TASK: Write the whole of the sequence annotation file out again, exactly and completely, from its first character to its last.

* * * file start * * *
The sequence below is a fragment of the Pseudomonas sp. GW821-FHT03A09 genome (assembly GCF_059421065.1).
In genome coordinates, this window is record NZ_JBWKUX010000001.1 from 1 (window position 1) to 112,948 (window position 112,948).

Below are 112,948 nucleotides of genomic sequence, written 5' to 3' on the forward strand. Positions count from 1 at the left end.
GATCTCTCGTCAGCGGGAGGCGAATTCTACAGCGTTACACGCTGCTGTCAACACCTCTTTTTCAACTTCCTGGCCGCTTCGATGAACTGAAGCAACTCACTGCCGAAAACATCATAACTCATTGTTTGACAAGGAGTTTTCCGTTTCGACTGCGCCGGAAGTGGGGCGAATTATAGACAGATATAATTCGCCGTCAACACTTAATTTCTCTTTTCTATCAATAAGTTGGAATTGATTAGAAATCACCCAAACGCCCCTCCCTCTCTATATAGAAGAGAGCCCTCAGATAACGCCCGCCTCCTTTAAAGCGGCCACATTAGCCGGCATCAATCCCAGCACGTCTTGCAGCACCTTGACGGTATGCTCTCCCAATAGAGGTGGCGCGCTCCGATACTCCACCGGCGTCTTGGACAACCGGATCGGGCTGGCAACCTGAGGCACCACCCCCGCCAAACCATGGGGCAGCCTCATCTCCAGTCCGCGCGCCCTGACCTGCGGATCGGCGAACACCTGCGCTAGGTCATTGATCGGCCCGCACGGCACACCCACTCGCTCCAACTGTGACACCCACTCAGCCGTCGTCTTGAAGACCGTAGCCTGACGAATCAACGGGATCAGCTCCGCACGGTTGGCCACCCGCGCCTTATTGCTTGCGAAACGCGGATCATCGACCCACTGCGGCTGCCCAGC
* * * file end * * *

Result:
The sequence below is a fragment of the Pseudomonas sp. GW821-FHT03A09 genome (assembly GCF_059421065.1).
In genome coordinates, this window is record NZ_JBWKUX010000001.1 from 1 (window position 1) to 112,948 (window position 112,948).

Below are 112,948 nucleotides of genomic sequence, written 5' to 3' on the forward strand. Positions count from 1 at the left end.
GATCTCTCGTCAGCGGGAGGCGAATTCTACAGCGTTACACGCTGCTGTCAACACCTCTTTTTCAACTTCCTGGCCGCTTCGATGAACTGAAGCAACTCACTGCCGAAAACATCATAACTCATTGTTTGACAAGGAGTTTTCCGTTTCGACTGCGCCGGAAGTGGGGCGAATTATAGACAGATATAATTCGCCGTCAACACTTAATTTCTCTTTTCTATCAATAAGTTGGAATTGATTAGAAATCACCCAAACGCCCCTCCCTCTCTATATAGAAGAGAGCCCTCAGATAACGCCCGCCTCCTTTAAAGCGGCCACATTAGCCGGCATCAATCCCAGCACGTCTTGCAGCACCTTGACGGTATGCTCTCCCAATAGAGGTGGCGCGCTCCGATACTCCACCGGCGTCTTGGACAACCGGATCGGGCTGGCAACCTGAGGCACCACCCCCGCCAAACCATGGGGCAGCCTCATCTCCAGTCCGCGCGCCCTGACCTGCGGATCGGCGAACACCTGCGCTAGGTCATTGATCGGCCCGCACGGCACACCCACTCGCTCCAACTGTGACACCCACTCAGCCGTCGTCTTGAAGACCGTAGCCTGACGAATCAACGGGATCAGCTCCGCACGGTTGGCCACCCGCGCCTTATTGCTTGCGAAACGCGGATCATCGACCCACTGCGGCTGCCCAGC